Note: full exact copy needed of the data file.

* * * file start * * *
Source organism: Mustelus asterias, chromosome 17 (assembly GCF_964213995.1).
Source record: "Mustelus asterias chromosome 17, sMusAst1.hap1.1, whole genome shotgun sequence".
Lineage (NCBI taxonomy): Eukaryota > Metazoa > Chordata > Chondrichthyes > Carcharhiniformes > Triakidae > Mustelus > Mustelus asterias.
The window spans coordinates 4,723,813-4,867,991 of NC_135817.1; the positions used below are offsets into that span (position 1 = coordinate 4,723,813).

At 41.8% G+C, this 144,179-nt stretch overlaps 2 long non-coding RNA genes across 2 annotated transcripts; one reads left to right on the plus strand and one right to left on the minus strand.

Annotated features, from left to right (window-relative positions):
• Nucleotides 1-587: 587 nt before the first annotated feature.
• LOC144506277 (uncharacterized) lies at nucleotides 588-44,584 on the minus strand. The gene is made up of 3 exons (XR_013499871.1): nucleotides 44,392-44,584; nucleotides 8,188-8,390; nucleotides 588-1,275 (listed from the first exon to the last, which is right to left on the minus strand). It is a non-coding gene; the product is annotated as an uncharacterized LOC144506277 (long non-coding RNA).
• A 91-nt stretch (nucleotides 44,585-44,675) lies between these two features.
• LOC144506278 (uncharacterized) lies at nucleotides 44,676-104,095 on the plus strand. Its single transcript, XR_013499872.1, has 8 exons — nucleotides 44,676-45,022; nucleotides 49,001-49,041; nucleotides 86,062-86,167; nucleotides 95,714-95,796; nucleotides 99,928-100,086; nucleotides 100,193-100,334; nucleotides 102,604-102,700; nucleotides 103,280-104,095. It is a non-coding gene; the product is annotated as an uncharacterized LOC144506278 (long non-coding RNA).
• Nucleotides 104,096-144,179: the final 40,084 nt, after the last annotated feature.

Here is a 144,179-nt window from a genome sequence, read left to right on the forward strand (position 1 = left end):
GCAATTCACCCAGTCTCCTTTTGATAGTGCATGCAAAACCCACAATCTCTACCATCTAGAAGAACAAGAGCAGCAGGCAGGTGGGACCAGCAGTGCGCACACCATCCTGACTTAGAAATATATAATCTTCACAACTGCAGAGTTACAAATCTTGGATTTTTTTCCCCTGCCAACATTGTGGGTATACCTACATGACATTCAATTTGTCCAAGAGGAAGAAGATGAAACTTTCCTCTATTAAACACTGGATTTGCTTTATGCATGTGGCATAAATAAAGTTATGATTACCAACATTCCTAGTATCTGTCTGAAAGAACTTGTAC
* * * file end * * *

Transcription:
Source organism: Mustelus asterias, chromosome 17 (assembly GCF_964213995.1).
Source record: "Mustelus asterias chromosome 17, sMusAst1.hap1.1, whole genome shotgun sequence".
Lineage (NCBI taxonomy): Eukaryota > Metazoa > Chordata > Chondrichthyes > Carcharhiniformes > Triakidae > Mustelus > Mustelus asterias.
The window spans coordinates 4,723,813-4,867,991 of NC_135817.1; the positions used below are offsets into that span (position 1 = coordinate 4,723,813).

At 41.8% G+C, this 144,179-nt stretch overlaps 2 long non-coding RNA genes across 2 annotated transcripts; one reads left to right on the plus strand and one right to left on the minus strand.

Annotated features, from left to right (window-relative positions):
• Nucleotides 1-587: 587 nt before the first annotated feature.
• LOC144506277 (uncharacterized) lies at nucleotides 588-44,584 on the minus strand. The gene is made up of 3 exons (XR_013499871.1): nucleotides 44,392-44,584; nucleotides 8,188-8,390; nucleotides 588-1,275 (listed from the first exon to the last, which is right to left on the minus strand). It is a non-coding gene; the product is annotated as an uncharacterized LOC144506277 (long non-coding RNA).
• A 91-nt stretch (nucleotides 44,585-44,675) lies between these two features.
• LOC144506278 (uncharacterized) lies at nucleotides 44,676-104,095 on the plus strand. Its single transcript, XR_013499872.1, has 8 exons — nucleotides 44,676-45,022; nucleotides 49,001-49,041; nucleotides 86,062-86,167; nucleotides 95,714-95,796; nucleotides 99,928-100,086; nucleotides 100,193-100,334; nucleotides 102,604-102,700; nucleotides 103,280-104,095. It is a non-coding gene; the product is annotated as an uncharacterized LOC144506278 (long non-coding RNA).
• Nucleotides 104,096-144,179: the final 40,084 nt, after the last annotated feature.

Here is a 144,179-nt window from a genome sequence, read left to right on the forward strand (position 1 = left end):
GCAATTCACCCAGTCTCCTTTTGATAGTGCATGCAAAACCCACAATCTCTACCATCTAGAAGAACAAGAGCAGCAGGCAGGTGGGACCAGCAGTGCGCACACCATCCTGACTTAGAAATATATAATCTTCACAACTGCAGAGTTACAAATCTTGGATTTTTTTCCCCTGCCAACATTGTGGGTATACCTACATGACATTCAATTTGTCCAAGAGGAAGAAGATGAAACTTTCCTCTATTAAACACTGGATTTGCTTTATGCATGTGGCATAAATAAAGTTATGATTACCAACATTCCTAGTATCTGTCTGAAAGAACTTGTAC